Lost Your Job? Shed Your Anger before Seeking Another

Whether you’re laid off or fired, losing a job can generate strong emotions—from a sense of new opportunity to financial fears and anger.

The most threatening to landing a new job is anger.

“If you go into an interview with an angry attitude or you bad-mouth your past employer, that’s a red flag for interviewers,” says psychologist Tony Fiore, Ph.D., co-author of Anger Management for the Twenty-First Century. “The thought is: you were disgruntled in your past job and you might cause trouble in your new one.”

You don’t have to express your anger overtly by yelling or shouting. Passive-aggressive anger can prove just as fatal to your job hopes.

“People should avoid indirect expressions of anger that the interviewer will pick up, such as pouting, sarcasm about their last job, or presenting oneself as being victimized by their employer,” says Dr. Fiore, program director of Dr. Fiore & Associates, a Southern California-based company that specializes in anger and stress management (drtony@angercoach.com).

So it’s best to resolve your anger before you begin interviewing for a new job. The first step, Dr. Fiore suggests, involves learning to think like an optimist.

“Optimists tell themselves the match with the job wasn’t right; their job loss is temporary and won’t last forever; and it won’t ruin their whole life,” he says. “Whereas pessimists are convinced it will last forever and it’s going to affect all areas of their life.”

Dr. Fiore advises working on developing optimistic thinking skills that will enable you to explain your job loss to yourself in ways that don’t make you angry.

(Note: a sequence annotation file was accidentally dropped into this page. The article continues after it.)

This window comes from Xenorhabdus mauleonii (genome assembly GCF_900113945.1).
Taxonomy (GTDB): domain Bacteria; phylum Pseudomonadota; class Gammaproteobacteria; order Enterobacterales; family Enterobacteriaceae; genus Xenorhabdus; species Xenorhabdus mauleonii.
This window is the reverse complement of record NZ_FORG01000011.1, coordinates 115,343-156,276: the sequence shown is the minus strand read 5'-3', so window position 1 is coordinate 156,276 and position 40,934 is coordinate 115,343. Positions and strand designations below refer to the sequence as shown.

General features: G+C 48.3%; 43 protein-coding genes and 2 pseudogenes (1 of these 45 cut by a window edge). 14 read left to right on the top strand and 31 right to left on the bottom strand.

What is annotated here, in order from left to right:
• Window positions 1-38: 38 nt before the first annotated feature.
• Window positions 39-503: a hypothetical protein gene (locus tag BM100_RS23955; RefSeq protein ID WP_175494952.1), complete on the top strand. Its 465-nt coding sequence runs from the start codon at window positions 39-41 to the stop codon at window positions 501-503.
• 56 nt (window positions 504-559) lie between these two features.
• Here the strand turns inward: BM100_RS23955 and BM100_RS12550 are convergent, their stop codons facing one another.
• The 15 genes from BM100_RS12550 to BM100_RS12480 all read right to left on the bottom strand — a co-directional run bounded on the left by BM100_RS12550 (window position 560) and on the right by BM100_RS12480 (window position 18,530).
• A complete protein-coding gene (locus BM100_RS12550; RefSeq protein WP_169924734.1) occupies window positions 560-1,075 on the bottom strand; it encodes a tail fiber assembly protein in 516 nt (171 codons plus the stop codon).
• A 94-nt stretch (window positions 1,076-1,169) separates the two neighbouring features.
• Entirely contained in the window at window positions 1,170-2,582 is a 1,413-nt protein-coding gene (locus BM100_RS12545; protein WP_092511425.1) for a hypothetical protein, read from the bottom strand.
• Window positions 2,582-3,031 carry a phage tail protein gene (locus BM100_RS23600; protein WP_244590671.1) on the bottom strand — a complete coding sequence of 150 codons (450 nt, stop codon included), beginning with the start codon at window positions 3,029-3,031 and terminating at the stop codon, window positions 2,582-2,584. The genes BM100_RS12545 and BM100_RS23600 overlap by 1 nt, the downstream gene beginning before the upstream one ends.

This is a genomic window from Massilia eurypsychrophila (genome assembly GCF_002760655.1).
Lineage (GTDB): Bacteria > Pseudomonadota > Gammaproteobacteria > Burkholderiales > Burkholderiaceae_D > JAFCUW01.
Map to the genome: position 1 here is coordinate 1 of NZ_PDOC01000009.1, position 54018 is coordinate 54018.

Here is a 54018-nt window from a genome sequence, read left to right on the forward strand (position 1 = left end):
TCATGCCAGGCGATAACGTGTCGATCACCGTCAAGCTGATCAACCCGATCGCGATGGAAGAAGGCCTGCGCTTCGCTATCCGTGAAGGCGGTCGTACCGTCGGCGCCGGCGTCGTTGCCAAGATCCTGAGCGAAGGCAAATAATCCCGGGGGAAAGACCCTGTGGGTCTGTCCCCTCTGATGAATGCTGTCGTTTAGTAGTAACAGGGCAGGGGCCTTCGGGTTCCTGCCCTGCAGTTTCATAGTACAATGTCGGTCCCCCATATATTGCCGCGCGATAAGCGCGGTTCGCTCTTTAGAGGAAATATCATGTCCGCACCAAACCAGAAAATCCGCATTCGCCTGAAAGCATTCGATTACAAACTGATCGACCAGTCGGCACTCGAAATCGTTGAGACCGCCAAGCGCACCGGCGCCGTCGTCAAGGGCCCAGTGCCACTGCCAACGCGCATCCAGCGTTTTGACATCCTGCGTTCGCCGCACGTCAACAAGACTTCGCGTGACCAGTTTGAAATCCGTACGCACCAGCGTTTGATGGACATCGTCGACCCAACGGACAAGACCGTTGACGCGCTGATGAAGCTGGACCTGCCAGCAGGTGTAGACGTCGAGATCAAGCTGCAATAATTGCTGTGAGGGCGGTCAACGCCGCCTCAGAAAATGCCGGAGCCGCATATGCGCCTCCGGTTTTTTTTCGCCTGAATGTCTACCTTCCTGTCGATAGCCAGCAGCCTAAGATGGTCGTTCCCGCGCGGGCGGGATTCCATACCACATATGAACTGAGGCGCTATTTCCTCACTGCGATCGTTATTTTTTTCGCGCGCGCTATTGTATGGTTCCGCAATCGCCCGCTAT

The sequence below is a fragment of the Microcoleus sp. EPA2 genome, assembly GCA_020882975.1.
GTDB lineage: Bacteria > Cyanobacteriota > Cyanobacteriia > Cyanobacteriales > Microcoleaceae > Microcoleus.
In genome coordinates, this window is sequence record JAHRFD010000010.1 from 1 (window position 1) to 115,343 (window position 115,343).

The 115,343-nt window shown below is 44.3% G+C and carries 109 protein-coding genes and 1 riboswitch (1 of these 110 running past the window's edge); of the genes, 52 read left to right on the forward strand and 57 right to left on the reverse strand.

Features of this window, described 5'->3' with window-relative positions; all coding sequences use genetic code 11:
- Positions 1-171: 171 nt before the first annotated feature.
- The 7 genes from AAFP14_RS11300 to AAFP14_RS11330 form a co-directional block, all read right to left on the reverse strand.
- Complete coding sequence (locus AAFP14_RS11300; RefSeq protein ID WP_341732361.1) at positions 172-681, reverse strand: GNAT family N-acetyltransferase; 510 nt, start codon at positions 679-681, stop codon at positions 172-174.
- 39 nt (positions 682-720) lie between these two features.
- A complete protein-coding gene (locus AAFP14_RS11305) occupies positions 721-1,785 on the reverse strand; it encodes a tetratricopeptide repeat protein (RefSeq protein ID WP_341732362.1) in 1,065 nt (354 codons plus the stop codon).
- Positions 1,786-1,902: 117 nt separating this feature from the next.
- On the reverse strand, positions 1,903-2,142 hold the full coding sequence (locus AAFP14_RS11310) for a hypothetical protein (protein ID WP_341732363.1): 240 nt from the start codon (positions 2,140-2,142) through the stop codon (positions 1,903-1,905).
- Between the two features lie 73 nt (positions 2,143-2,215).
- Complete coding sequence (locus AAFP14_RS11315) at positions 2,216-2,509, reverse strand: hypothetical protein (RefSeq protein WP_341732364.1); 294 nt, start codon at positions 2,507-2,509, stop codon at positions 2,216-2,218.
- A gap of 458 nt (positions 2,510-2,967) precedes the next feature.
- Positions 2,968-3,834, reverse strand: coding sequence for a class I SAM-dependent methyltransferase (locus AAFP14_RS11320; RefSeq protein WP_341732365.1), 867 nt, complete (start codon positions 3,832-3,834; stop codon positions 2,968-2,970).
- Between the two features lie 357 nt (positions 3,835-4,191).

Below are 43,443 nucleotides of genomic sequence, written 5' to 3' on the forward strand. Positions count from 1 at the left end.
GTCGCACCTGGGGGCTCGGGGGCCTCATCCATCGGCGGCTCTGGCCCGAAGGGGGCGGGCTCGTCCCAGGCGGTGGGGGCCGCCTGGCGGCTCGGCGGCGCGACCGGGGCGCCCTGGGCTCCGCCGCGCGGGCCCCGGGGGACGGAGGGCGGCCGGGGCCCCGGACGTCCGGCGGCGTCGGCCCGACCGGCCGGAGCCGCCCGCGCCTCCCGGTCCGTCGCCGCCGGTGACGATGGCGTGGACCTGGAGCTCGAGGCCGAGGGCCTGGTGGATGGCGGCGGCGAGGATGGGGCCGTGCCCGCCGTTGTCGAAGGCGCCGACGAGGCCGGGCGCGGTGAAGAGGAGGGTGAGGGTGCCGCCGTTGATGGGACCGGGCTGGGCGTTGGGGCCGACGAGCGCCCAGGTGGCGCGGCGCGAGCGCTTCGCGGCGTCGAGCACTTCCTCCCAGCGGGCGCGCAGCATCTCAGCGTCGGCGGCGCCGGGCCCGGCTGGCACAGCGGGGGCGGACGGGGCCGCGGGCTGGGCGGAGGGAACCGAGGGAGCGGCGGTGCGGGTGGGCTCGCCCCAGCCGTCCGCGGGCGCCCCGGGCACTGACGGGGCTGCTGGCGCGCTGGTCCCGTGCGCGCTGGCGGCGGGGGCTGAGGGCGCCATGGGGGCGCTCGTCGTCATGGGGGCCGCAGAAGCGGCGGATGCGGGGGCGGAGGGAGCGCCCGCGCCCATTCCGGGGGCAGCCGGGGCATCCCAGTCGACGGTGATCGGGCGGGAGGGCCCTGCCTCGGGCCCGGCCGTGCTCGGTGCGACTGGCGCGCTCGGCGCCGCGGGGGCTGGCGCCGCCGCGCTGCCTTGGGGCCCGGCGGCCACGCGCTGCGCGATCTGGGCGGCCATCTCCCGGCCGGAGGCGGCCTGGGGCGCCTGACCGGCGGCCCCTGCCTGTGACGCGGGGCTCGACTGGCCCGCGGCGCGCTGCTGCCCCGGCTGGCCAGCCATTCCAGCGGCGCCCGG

That can be easier said than done. The key step lies in examining and reinterpreting why you lost your job, and not taking the loss personally. Did you really mesh well with the company? Did the plummeting economy cause your dismissal? Did your boss want her own choice in the job?

And don’t look at yourself as inadequate or prone to foul-up. “It’s like a marriage or a relationship. Sometimes the fit just isn’t right, or it’s not your fault. So it’s not something intrinsically wrong with you,” Dr. Fiore noted.

Sometimes, however, people get fired for cause. Then it’s time to assess your deficits, decide what professional or interpersonal skills you need to succeed in the workplace, and begin acquiring them.

Some other techniques for resolving job-loss anger:

  • Write about your dismissal. It’s a proven therapeutic technique to deal with trauma called journaling. Write down the problems you encountered at work, your emotional hurt when being terminated, and all the things you wished you’d said to your boss. Keep listing each new detail as you remember it.
  • Talk about your emotions with friends who have lost jobs. Empathy can be a powerful boost. But use these talks to build your self-confidence and move forward. If these chats reinforce your negative feelings, stop them.
  • Exercise regularly. Exercise releases endorphins, chemicals in the brain that produce feelings of well-being. Running or swimming three or four times a week, for example, can help maintain an upbeat attitude. But start slow and work up as you body becomes used to the exertion.
  • Seek professional help. If your anger continues unchecked, consider consulting a mental health professional or anger management specialist, for the good of yourself and your family.


Freelance writer Patrick Young is a former editor of Science News and a winner of the American Chemical Society’s Grady-Stack Award, which recognizes outstanding reporting that promotes the public’s understanding of chemistry and chemical engineering.

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